Monday, April 26, 2010

Is Comptetitive Intelligence Worth the Effort?

How important is it to keep an eye on your competition?  I was thinking about this question as I read an article on competitive intelligence in the April issue of Inc. Magazine [link].  Part of Inc's How To Guidebook series on business basics, the article presents several easy ways for companies to gather intelligence on competitors.  As I read the article though, I couldn't help wonder if focusing on competitors is really worth the effort.

Okay, there are some obvious reasons for knowing what your competitors are doing, but I've seen many companies take it to extremes and become so obsessed with following their competitors that it took attention away from running the business.

Lead, Don't Follow

You're in business to serve customers.  If you continually provide better products and services to your customers, you won't have to worry about your competitors.  The key is to develop a deep understanding of your customer's fundamental needs - i.e., the value your product or service truly provides for the customer.  Clearly understanding this improves your ability to create innovative ways to meet the customer's needs - something that won't happen when you spend too much time studying your competitors.

Too much focus on competitors tends to limit innovation because it directs attention toward meeting or beating what competitors do rather than finding ways to improve the value customers receive by doing business with you.  There is a strong tendency toward a "me too" mentality when you worry more about what your competitors - instead of your customers - are doing.

In other words, when you focus on your customers; you lead.  When you focus on your competitors; you follow.

As an example, when Saehan developed the world's first MP3 player, it did so based on the customer's fundamental need to listen to music from anywhere quickly, easily, and comfortably.  Until that time, the only way to have portable music was to use a portable radio (where one can't personally select the songs) or a portable CD player (which limits the amount of music based on the number of CDs the user is willing to carry).  If Saehan focused on competitors, it would have put its efforts toward developing a better or cheaper portable CD player.  Instead, it focused on the customer's fundamental needs and introduced an innovative product that changed the market forever.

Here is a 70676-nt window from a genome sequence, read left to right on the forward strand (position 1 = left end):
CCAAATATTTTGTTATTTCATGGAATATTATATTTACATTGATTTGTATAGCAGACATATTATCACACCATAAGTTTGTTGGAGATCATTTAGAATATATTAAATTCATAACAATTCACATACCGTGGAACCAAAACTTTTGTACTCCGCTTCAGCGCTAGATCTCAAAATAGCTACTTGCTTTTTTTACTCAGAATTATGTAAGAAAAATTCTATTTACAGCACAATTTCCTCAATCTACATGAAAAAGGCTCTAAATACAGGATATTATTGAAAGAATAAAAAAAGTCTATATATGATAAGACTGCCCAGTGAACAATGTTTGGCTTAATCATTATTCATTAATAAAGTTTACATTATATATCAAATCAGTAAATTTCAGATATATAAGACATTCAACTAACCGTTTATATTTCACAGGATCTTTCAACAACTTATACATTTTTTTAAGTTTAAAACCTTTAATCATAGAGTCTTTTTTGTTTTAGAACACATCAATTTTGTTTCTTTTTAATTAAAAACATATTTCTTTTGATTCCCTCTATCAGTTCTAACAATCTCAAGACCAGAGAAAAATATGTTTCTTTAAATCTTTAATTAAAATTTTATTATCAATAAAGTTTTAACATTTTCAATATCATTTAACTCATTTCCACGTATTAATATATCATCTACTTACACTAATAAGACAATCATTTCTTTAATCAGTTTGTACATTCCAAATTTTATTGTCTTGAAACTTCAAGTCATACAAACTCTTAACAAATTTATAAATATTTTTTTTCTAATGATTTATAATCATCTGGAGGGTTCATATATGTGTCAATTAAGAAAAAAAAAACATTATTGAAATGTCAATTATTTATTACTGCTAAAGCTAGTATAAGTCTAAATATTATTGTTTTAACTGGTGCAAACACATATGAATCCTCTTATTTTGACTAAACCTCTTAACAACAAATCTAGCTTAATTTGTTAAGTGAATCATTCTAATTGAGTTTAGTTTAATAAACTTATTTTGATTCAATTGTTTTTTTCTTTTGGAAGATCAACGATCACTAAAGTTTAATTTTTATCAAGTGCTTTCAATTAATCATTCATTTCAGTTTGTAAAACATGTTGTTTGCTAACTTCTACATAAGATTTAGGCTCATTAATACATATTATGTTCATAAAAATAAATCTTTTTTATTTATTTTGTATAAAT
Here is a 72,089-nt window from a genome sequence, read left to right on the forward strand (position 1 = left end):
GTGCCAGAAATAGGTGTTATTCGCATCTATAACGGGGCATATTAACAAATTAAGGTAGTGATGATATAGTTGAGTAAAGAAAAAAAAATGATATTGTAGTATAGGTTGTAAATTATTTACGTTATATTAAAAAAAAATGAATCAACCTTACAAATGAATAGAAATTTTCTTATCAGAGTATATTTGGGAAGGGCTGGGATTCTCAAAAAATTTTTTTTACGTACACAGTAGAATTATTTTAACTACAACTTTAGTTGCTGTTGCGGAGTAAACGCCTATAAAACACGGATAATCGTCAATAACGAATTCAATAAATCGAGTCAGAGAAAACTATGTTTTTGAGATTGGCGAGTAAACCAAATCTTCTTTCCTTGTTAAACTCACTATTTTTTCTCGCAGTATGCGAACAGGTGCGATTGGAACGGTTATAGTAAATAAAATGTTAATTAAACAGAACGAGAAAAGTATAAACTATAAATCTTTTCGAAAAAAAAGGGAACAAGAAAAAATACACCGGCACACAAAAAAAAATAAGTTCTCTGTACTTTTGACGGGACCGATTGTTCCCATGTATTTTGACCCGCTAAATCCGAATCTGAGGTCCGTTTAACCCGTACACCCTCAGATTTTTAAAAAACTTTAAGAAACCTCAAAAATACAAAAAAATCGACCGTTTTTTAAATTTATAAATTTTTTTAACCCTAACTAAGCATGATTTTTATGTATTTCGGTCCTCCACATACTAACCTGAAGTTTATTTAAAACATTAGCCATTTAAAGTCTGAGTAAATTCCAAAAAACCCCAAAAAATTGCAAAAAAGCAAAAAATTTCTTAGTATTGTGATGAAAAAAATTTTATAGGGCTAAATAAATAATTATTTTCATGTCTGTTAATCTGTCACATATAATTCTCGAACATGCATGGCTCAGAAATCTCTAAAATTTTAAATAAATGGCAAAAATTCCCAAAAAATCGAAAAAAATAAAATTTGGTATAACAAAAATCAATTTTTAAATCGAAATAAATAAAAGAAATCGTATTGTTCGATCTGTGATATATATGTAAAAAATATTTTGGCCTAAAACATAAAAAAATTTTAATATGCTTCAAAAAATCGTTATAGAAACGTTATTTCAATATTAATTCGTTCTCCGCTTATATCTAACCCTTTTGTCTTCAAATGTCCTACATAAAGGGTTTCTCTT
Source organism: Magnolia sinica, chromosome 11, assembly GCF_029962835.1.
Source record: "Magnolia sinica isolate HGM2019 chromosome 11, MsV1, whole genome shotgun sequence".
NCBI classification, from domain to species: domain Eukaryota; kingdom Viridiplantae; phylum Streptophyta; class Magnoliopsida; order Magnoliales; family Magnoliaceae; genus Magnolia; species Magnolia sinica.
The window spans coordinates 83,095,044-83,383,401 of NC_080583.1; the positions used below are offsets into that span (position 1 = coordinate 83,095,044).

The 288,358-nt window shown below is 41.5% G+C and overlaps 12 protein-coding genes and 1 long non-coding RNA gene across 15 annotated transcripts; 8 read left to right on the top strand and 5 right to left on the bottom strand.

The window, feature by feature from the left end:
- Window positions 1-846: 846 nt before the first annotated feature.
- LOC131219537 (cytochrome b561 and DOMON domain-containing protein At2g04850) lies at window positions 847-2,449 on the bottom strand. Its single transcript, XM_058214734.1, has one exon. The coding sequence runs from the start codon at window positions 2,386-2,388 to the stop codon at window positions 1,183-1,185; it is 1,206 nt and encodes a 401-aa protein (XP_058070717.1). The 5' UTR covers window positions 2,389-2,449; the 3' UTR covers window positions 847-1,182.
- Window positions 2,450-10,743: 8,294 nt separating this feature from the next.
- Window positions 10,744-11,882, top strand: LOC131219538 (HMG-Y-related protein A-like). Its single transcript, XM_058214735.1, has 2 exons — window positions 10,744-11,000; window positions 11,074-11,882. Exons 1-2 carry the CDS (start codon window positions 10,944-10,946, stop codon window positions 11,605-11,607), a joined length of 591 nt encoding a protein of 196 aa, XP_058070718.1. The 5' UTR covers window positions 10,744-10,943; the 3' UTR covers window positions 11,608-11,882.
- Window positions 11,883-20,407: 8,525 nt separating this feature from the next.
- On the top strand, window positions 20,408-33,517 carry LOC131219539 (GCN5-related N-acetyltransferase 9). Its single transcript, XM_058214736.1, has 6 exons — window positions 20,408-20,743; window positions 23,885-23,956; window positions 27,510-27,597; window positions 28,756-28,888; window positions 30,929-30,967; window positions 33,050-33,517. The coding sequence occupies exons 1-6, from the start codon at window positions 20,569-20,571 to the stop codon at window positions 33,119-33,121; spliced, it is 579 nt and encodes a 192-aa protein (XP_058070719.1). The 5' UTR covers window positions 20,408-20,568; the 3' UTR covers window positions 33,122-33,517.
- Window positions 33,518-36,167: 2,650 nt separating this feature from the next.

So, I guess I've answered my original question.  Although it's probably okay to have a basic idea of what competitors are doing, it can easily get out of hand and interfere with innovation and customer-focus.  Becoming obsessed with customers instead of competitors, however, can lead to the development of innovative products and services that will result in competitors following you.


Unknown said...

You nailed it. Focusing on competitors indicates that other companies know more about the market than your company does. Yes, you must be aware of competition; but you must be aware of ALL the elements that impact your ability to succeed. This includes suppliers, distributors, regulation, technology, industries indirectly related to yours, but mostly customers.

Success in business is largely related to how well a company pays attention to customers and to changes in the marketplace - which competitors may not notice.

BTW, I have an entire chapter in my new CI book on this issue - when to pay attention to competitors, but mostly why not.

Seena Sharp
Author, Competitive Intelligence Advantage

Gregg Stocker said...


Excellent point about admitting that competitors know more than you do. Although unintentional, focusing on the competition can easily create an organizational inferiority complex.

Thanks for the comment.

Rodgers Naylor said...

Hi Gregg,

I agree with you and Seena that thinking like your customer is the way to be rather than looking in the rearview mirror and fixating on the competition.

I find that having dialogs within the company with creative types and also outside partners helps "think like a customer" almost more than talking to the customer. After years of win loss interviews, so often their contributions help my clients retain their business through product tweaks and various customer service improvements, but not usually innovation!


Ellen Naylor
The Business Intelligence Source

PS I can recommend Seena Sharp's book "Competitive Intelligence Advantage" which provides the most thorough discussion around competitive intelligence definition you'll find anywhere!

Gregg Stocker said...

Thanks Ellen. When you think about it, no customer ever asked for CDs, flash drives, fuel injectors, MP3/iPods, Post-Its, automatic icemakers, or even the electric light. They can only tell us what they want in terms of what we've given them in the past.


Unknown said...

Your point is well taken, Gregg, about these innovative products, but they only account for a minuscule amount of new products. If you hit, the rewards are enormous, but most don't succeed. Improvements are far less risky, but satisfy customers, keep the company ahead of the competition, attract new customers, and make money.

Customers can't always articulate what they want, but they constantly indicate it by their comments, complaints, purchases of alternative products, etc.. "All" a company has to do is pay attention to what's changing in their industry as well as with others.